AgriLife's Dallas-based "Water University" program to claim half dozen awards for conservation work in 2017
DALLAS – The Texas A&M AgriLife Water University program will have taken the stage four times across Texas to claim about a half dozen awards for its conservation and public outreach work by the end of 2017.
The team helmed by Clint Wolfe kicked off the year by snagging the Texas Water Development Board (TWDB) Innovative Water Supply Award this January in the education category. The award came as a nod to the team’s 2016 public outreach and education initiatives on water conservation and quality protection. Water University in March traveled again to Austin to accept the TWDB Rain Catcher award, given for the team’s work to overhaul the courtyard at Herbert Marcus Elementary School for water use efficiency.
Public outreach and rainfall statistics for 2016 alone show a conservative estimate of 34.8 million gallons of rainwater harvested across the Dallas Fort Worth Metroplex through Water University’s efforts, Wolfe said.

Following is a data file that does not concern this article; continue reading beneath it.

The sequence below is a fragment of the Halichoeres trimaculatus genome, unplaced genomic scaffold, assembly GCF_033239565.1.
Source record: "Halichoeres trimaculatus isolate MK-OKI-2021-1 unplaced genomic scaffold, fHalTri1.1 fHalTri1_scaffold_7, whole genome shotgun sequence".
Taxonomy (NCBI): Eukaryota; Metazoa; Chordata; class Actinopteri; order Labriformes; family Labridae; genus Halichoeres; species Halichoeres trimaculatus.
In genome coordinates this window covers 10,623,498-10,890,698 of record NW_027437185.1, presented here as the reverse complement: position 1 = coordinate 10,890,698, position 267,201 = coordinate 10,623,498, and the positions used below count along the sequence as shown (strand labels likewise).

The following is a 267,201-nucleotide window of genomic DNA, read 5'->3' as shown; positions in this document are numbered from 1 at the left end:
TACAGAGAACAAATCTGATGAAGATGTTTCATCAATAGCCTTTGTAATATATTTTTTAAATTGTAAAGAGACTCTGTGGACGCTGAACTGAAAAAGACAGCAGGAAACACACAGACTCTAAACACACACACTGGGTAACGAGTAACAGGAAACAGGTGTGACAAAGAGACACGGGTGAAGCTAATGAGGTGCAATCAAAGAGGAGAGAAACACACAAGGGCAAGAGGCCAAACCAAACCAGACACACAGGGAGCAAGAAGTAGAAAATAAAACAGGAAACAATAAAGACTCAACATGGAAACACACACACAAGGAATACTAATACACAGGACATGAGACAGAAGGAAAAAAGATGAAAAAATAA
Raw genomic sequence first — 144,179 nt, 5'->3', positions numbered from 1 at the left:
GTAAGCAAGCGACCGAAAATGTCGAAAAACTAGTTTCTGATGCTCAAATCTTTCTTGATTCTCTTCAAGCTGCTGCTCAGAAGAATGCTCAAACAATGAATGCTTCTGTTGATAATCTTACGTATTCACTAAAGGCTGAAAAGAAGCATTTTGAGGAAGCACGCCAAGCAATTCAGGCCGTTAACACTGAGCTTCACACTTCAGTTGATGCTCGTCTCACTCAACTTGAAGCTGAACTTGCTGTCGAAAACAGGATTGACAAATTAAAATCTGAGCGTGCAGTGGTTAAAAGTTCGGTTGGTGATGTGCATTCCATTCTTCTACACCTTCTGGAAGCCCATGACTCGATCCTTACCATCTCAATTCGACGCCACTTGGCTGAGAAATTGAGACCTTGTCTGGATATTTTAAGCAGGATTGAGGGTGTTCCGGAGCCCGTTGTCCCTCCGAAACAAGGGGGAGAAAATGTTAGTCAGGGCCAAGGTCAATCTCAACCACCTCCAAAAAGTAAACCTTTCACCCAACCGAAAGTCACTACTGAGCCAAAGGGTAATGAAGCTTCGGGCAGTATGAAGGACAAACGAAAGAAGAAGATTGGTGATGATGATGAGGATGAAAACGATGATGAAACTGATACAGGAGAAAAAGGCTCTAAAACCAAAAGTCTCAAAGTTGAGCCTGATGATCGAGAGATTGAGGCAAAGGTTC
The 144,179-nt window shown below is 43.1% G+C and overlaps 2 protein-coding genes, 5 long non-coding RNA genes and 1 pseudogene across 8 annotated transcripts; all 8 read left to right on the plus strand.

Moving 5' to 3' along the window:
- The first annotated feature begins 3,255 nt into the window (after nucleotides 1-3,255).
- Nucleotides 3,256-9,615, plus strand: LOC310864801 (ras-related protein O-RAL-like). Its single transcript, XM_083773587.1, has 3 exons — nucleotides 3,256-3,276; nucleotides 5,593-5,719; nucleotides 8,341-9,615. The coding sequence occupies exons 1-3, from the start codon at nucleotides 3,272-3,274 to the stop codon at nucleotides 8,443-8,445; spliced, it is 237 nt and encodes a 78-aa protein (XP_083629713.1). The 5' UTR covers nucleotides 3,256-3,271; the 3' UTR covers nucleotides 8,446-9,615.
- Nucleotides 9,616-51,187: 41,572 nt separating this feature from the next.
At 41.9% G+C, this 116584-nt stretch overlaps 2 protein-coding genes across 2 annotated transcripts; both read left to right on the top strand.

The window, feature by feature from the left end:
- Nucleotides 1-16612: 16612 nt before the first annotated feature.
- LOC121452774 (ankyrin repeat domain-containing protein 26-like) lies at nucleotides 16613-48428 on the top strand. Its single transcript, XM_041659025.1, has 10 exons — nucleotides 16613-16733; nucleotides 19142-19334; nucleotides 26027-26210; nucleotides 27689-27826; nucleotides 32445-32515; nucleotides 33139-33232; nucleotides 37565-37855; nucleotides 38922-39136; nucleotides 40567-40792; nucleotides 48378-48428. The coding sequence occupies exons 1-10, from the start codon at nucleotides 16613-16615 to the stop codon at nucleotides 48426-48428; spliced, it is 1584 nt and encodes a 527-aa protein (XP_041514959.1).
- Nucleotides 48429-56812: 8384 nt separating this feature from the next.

“These awards are a great testament to the fact that our work is making a difference,” he said. “Our goal is water conservation and protection. Receiving this type of recognition is one of the many ways we can gauge how effective we are being.”
On April 12, the team will travel to Austin once again, where they expect to receive four individual distinctions from the Texas chapter of the American Water Works Association, for excellence in communication initiatives.
Later in May, Water University and a host of other organizations will converge at the Texas Commission on Environmental Quality (TCEQ) Environmental Excellence Awards, for which the AgriLife program is a finalist.
Water University consists of Wolfe, Patrick Dickinson, Daniel Cunningham, Karen Sanders and Dotty Woodson. The Texas A&M AgriLife Research and Extension Center at Dallas serves as the program’s headquarters.